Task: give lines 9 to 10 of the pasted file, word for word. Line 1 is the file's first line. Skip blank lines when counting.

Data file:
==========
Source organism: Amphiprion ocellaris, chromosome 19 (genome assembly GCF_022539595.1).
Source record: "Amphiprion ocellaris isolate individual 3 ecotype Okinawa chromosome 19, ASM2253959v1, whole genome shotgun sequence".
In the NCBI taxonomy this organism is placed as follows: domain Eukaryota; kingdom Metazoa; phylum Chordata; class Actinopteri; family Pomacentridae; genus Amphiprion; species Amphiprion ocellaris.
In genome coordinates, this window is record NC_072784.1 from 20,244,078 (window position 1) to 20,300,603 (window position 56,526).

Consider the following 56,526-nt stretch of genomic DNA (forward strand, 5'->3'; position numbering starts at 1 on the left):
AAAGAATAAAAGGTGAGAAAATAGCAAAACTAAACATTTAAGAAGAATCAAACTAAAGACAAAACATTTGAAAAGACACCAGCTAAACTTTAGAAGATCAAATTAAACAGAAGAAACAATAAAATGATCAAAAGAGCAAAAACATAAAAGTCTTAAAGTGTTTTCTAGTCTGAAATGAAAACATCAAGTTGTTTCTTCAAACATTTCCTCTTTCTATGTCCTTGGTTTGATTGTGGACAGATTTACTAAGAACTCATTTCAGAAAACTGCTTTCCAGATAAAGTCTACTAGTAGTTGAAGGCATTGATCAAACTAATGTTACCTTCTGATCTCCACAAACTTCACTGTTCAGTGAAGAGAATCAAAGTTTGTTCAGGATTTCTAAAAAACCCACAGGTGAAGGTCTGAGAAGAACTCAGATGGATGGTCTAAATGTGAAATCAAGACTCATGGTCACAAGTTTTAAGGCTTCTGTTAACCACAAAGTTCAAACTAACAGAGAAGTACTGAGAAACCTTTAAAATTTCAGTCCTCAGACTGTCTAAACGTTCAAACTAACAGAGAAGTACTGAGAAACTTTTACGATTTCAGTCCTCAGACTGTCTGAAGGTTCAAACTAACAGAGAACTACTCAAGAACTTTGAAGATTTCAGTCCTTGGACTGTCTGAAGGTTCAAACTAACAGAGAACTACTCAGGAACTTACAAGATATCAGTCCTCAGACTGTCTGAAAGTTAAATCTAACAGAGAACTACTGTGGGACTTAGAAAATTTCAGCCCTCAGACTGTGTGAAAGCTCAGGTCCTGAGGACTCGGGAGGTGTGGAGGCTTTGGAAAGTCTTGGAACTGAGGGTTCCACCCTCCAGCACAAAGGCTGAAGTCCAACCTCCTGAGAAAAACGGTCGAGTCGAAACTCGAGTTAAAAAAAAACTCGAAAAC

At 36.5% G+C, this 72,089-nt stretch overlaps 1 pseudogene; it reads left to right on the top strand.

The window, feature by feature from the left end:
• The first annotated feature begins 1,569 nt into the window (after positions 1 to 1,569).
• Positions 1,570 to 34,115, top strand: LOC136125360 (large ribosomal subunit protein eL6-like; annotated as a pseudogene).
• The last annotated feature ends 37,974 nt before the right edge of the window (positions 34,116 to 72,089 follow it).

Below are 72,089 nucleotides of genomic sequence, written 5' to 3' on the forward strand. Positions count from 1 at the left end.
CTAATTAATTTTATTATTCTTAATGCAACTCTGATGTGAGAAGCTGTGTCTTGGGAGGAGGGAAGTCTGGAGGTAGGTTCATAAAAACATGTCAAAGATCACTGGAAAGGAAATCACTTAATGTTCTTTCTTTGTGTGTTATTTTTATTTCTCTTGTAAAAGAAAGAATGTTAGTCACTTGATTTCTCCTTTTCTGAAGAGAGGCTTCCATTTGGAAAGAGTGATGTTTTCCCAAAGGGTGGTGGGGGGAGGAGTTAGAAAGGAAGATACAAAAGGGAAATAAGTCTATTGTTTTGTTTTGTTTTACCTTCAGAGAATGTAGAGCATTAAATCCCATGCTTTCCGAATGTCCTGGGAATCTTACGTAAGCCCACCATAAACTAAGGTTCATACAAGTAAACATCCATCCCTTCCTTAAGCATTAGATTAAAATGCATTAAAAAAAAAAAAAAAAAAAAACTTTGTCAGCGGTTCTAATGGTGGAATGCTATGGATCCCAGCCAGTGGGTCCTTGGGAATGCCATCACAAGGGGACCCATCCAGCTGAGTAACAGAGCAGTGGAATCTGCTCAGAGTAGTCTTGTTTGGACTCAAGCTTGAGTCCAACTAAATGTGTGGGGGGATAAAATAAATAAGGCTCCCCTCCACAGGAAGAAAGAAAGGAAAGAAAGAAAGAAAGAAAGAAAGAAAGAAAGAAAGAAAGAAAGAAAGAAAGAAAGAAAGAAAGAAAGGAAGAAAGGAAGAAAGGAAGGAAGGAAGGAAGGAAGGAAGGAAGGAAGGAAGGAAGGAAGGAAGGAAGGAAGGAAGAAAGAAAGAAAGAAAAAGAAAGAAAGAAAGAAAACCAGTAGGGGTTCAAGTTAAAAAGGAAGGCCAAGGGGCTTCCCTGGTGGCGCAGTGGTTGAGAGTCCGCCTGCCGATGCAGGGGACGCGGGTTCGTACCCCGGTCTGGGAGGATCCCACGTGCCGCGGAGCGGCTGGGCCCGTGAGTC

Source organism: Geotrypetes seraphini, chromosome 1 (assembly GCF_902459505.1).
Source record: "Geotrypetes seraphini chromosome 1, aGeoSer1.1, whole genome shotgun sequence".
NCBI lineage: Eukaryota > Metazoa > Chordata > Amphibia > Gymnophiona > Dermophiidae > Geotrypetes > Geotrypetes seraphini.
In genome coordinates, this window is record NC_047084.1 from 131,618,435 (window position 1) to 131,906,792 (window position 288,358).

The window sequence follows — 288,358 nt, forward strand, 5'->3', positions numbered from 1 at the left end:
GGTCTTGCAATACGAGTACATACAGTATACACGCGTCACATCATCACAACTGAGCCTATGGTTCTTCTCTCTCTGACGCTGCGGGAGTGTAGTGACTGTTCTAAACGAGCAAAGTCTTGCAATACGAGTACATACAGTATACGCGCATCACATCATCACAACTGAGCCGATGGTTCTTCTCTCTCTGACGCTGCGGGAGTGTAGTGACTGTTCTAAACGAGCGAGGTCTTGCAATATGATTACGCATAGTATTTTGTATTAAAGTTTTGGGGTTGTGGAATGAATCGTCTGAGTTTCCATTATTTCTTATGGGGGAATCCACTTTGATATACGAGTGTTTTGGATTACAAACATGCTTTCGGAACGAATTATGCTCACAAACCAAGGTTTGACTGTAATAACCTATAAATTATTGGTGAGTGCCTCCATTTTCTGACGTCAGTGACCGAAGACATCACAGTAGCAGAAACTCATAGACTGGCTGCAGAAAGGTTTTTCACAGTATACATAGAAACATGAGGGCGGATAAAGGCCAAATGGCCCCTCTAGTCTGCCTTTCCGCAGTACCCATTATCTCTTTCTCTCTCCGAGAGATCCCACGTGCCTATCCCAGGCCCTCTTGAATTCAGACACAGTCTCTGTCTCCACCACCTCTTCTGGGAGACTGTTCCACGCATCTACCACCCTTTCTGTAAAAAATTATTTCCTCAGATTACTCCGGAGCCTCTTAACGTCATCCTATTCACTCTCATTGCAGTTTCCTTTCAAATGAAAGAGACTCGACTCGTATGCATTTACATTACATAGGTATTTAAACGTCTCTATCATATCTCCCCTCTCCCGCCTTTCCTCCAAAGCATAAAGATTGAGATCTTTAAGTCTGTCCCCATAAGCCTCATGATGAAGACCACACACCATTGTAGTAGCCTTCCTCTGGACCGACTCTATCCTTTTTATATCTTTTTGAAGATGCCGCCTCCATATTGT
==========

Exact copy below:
• The first annotated feature begins 1,569 nt into the window (after positions 1 to 1,569).
• Positions 1,570 to 34,115, top strand: LOC136125360 (large ribosomal subunit protein eL6-like; annotated as a pseudogene).